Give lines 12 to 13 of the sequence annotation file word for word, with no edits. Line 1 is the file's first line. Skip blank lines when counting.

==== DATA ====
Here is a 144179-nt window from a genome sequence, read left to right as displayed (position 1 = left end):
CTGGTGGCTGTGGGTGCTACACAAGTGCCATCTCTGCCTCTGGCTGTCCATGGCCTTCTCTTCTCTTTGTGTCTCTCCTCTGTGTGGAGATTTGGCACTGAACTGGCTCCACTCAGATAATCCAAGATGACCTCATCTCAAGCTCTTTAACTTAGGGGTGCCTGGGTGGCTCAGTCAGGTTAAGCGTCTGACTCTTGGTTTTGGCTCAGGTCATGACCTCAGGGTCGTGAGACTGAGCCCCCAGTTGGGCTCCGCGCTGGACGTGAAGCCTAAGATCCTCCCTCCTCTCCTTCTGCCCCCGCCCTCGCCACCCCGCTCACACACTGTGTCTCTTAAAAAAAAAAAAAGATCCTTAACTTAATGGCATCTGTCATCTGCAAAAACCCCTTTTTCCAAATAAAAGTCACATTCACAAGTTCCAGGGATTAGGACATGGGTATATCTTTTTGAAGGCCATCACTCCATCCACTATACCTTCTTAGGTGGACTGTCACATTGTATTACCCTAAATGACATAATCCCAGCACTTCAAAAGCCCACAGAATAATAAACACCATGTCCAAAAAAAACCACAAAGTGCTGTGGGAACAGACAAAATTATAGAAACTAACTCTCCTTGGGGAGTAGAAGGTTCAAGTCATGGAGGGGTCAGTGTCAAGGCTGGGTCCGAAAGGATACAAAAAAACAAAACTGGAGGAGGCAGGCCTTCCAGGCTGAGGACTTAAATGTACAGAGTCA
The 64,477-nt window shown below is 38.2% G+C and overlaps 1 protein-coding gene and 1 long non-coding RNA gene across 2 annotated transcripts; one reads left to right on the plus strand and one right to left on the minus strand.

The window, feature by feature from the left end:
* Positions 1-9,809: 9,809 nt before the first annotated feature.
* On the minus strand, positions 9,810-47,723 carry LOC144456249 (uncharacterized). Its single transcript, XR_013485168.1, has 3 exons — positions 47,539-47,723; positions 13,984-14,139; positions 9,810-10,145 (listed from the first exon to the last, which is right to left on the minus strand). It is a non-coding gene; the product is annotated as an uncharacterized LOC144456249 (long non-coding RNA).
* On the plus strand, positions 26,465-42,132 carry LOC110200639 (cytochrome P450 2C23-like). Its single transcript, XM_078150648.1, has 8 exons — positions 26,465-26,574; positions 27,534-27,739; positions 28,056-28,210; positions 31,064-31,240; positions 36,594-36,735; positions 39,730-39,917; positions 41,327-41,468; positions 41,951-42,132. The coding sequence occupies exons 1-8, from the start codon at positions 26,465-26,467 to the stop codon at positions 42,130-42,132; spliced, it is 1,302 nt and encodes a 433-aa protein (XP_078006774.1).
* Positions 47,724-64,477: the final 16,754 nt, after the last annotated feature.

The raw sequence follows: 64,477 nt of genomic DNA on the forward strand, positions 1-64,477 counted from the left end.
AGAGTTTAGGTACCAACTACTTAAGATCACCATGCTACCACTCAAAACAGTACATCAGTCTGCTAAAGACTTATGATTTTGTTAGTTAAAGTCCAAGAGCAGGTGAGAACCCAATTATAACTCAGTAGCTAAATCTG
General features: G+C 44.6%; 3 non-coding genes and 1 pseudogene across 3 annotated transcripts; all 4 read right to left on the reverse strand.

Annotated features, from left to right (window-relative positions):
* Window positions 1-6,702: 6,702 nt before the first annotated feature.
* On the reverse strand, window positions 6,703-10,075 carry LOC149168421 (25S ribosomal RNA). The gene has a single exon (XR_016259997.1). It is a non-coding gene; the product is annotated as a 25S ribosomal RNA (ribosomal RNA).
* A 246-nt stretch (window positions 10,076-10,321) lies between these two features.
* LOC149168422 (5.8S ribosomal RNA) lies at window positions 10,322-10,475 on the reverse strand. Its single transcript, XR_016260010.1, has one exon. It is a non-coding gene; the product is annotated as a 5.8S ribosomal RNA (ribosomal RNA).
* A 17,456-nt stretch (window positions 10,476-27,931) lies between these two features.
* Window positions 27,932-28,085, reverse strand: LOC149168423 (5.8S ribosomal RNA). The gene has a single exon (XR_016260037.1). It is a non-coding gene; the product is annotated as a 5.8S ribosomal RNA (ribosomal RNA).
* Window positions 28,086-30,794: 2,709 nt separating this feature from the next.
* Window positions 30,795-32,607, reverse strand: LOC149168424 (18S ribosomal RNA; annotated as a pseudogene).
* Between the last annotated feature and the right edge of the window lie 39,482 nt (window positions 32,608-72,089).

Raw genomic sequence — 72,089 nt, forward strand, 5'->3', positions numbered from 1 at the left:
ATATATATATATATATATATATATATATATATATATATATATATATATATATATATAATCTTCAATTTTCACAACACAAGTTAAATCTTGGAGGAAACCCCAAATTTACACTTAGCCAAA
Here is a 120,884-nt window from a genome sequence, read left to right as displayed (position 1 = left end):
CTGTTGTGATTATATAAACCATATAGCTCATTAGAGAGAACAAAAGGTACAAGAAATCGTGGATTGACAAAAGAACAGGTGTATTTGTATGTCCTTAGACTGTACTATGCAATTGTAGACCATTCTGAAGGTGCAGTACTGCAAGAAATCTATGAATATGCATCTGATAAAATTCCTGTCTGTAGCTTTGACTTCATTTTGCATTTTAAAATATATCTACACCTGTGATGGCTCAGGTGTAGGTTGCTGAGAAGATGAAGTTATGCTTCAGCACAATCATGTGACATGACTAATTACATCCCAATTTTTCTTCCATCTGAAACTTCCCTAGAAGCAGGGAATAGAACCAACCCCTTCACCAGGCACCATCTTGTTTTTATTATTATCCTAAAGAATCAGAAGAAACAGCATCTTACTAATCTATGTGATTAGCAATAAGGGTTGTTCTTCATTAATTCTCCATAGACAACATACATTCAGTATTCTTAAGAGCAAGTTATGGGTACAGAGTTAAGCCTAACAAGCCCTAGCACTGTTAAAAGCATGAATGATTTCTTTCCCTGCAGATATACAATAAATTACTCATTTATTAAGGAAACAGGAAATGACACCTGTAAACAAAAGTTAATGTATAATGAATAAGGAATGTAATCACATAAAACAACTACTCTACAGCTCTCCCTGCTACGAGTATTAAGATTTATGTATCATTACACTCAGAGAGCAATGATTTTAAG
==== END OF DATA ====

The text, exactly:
Annotated features, from left to right (window-relative positions):
* Window positions 1-6,702: 6,702 nt before the first annotated feature.